I have never thought of myself as chic, but ok, if you insist. I guess if it's chic to be bland (as the article mentioned) then I'm chic as it gets! If the trend is moving toward plain and simple, then I'll lead the parade.

    By the way, what IS Mrs. Obama doing anyway? She's not looking bland enough to be using a garden rake and I honestly think she's got the wrong tool for the job, don't you? Ahem. Where's her plaid flannel shirt and straw hat?

    Plain Ol' Vanilla,
    Well, I think having a green yard and gardens sounds wonderfully GREEN to me. I'd love to have some of that green right now.

    You probably well know that I am far from a green purist. I'm only green where it makes sense and that is not a label that I attach to myself, but the new trendy label that's out there. "Back in the day" the label was likely "frugal."

    I love spray paint!

    Jody

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  5. Love the pictures in this post!

    I'm probably a bowl of mixed greens (har). I bake bread and cookies, but occasionally pick up store bread and Oreos (when they're on sale or when I'm just having a lazy week). I garden organically and shop with canvas bags.

    Cleaning-wise ... I've been trying to do better. I'm in a bind right now because the environmentally friendly toilet bowl cleaner I've been using is not doing the trick and something keeps growing at the waterline of the toilet. I'm not sure I can live with that. I use organic dishwashing liquid (expensive) and laundry detergent (ditto), but other cleaning products use are, well, less organic.

    I think for a lot of us, going green is going to be a process. I think the economy is definitely having an effect. Making Do is definitely cheaper than Running Out to the Store and Buying nine times out of ten.

    frances

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  6. Angie and I joke all the time, we are not green, we are poor. By the way can I be pink ;-P xoxoxox Clarice

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  7. You're so funny -- a big knuckle pounder to you! What a fun post.

    The whole "green" concept has been such a huge turn-off to me because of its over-politicization and as you said, money-grubbing advertisers. There's nothing new in any of it -- it's just the plain ol' common sense that our parents taught us about being frugal. But somehow, the goofballs have repackaged it all and are making money from it. Amazing!

    That being said, all the hype could work in my favor -- I'm really hoping the Nazis in my neighborhood will soon figure out how un-"green" their no-clothesline policy is.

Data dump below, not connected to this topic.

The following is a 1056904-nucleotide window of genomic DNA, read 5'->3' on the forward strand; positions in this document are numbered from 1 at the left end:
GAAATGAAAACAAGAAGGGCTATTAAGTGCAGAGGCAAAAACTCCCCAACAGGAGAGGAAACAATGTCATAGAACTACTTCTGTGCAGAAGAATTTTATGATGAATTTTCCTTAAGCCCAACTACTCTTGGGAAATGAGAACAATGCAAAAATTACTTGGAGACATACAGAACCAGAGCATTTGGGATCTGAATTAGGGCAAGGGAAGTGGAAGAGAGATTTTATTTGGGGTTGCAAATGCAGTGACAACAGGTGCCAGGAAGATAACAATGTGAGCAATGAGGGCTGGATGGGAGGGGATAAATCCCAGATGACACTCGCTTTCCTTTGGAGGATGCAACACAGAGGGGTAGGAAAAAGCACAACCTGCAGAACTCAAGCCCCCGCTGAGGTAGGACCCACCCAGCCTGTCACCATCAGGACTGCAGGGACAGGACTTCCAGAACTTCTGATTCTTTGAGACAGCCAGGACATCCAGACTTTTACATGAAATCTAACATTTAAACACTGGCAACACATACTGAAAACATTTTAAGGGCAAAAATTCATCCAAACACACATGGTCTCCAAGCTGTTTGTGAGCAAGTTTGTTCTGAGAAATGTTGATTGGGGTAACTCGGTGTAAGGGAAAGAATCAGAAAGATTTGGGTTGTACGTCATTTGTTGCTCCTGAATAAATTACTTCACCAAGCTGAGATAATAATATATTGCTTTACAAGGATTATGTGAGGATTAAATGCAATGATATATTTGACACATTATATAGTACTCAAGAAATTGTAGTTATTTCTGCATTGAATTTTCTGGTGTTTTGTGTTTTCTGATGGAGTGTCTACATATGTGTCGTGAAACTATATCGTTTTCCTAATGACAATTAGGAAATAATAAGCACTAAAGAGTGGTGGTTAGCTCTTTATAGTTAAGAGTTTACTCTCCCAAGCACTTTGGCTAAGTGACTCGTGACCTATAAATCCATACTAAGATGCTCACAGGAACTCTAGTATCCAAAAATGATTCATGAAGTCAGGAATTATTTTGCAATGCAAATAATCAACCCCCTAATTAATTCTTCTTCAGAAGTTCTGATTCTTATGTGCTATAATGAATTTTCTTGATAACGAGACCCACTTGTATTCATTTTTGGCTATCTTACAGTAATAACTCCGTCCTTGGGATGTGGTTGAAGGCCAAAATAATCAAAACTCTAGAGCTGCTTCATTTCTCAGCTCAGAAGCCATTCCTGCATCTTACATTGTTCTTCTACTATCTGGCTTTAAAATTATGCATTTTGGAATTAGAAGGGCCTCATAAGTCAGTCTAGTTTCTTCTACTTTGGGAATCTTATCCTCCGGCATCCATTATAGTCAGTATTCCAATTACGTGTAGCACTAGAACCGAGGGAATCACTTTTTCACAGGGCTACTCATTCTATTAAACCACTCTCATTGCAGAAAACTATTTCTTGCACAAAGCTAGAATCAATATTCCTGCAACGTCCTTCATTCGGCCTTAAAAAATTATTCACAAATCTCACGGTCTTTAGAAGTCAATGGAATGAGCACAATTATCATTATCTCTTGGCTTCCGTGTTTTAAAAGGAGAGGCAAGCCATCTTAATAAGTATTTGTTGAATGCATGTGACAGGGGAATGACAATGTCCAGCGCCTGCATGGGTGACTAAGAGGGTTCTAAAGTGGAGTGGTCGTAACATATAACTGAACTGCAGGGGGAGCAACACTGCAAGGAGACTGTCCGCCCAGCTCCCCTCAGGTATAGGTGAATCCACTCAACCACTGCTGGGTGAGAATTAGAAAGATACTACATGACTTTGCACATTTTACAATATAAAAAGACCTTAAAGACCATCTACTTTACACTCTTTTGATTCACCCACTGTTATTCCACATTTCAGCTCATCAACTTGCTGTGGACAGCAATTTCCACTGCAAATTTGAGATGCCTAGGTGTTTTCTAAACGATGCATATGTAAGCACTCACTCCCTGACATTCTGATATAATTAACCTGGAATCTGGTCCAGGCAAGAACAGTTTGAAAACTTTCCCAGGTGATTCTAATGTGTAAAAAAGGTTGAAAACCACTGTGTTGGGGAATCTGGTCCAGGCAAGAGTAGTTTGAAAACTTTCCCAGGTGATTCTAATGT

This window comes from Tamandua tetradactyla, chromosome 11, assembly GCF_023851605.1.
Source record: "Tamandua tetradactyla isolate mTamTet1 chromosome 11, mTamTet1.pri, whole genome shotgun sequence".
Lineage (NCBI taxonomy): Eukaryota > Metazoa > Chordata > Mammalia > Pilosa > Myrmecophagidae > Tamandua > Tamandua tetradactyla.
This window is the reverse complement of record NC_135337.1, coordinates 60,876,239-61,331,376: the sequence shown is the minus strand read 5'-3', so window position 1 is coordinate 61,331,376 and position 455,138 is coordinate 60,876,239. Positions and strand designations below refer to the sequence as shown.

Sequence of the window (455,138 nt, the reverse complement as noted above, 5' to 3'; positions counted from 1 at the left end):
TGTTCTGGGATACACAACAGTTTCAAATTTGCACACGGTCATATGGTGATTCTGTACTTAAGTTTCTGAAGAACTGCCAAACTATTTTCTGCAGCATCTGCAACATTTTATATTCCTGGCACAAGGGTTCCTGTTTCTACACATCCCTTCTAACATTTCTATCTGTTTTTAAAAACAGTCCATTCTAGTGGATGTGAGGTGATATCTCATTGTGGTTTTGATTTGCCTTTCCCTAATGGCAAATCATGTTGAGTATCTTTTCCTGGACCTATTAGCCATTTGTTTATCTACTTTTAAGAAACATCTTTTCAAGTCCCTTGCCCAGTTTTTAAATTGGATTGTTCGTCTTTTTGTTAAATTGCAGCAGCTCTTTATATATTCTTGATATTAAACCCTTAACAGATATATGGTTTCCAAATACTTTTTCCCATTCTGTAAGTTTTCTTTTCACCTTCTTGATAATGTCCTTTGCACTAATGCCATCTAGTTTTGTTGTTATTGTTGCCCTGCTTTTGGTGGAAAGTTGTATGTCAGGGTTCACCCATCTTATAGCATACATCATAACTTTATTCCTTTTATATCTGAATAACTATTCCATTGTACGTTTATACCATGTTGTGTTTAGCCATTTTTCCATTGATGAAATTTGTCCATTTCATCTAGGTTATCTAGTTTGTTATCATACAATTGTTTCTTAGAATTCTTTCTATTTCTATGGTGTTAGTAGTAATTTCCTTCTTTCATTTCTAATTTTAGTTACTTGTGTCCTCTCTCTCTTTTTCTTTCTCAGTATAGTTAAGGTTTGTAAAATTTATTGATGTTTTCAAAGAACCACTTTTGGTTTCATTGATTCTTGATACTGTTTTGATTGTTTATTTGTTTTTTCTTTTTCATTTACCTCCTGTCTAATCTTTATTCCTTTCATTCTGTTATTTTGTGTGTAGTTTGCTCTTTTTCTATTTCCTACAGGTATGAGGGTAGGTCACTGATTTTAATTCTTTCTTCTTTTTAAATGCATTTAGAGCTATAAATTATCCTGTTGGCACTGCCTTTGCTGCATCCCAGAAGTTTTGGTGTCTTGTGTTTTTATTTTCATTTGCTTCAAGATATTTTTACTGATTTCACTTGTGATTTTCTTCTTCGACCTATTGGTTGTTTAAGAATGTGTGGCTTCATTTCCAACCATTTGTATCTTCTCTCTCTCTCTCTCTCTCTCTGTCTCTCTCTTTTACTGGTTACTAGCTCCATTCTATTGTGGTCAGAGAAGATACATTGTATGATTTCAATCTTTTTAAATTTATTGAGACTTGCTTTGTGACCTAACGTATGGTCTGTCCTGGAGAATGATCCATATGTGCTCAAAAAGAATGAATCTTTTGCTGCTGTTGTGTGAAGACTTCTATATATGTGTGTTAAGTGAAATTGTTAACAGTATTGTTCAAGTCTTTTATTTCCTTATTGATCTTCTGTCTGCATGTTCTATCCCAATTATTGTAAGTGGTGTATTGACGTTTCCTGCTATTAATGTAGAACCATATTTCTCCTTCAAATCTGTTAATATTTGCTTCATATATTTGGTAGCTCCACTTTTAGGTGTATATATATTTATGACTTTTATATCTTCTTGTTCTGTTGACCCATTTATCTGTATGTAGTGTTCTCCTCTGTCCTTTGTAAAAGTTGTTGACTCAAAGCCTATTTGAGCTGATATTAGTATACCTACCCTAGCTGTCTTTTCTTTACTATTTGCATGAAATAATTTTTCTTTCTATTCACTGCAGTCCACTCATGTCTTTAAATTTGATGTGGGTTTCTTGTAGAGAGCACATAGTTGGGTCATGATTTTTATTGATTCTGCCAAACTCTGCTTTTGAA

Anyway, congratulations to you. And I won't call you green. I'll call you smart!

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  8. Well said Jody. I agree with you and Thimbleanna--it's just common sense.
    I must try the magic eraser ~ I've heard lots of good things about it.
    Have a great week,
    Deb

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  9. Dee from Tennessee

    Oh, that Mr. Clean Magic Eraser....well, it aptly named! Magic....I couldn't believe it.

    Love your blog!

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  10. Frances (aka: Mixed Bag), please know that I am not as "green" as my daughter thinks. My family loves Oreos and I have to tell you that I've tried the borax soak & scrub for the toilet and it works pretty well, but it seems about the time I decide to clean it, someone needs to "go" and it doesn't get a good soaking. So....I revert to Clorox for the toilet swish. I know, I know, it kills all the good bacteria in the septic, but.....it also kills that algae in the toilet which I want gone.

    Storybook Woods, you're right, it's due to lack of funds that we're so green! (but I know you're really pink)

    Mary, thanks!

    Thimbleanna, you are so right. Common Sense should rule the day. I hope you can convince your subdivision to "get green" and allow clotheslines.

    Deb, you're gonna love that eraser.

    Dee in TN, the magic eraser is truly magical! Glad you stopped in.

    Thanks for your comments everybody.

    Jody

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  11. I am not sure if I am green..but I bake my own WW bread, well I bake most everything. Cook from scratch. And I love Vinegar to clean with.
    I like quilts made from old jeans...wonderful for picnics and rodeo's. :) And I love refurbishing old furniture.

    ~M~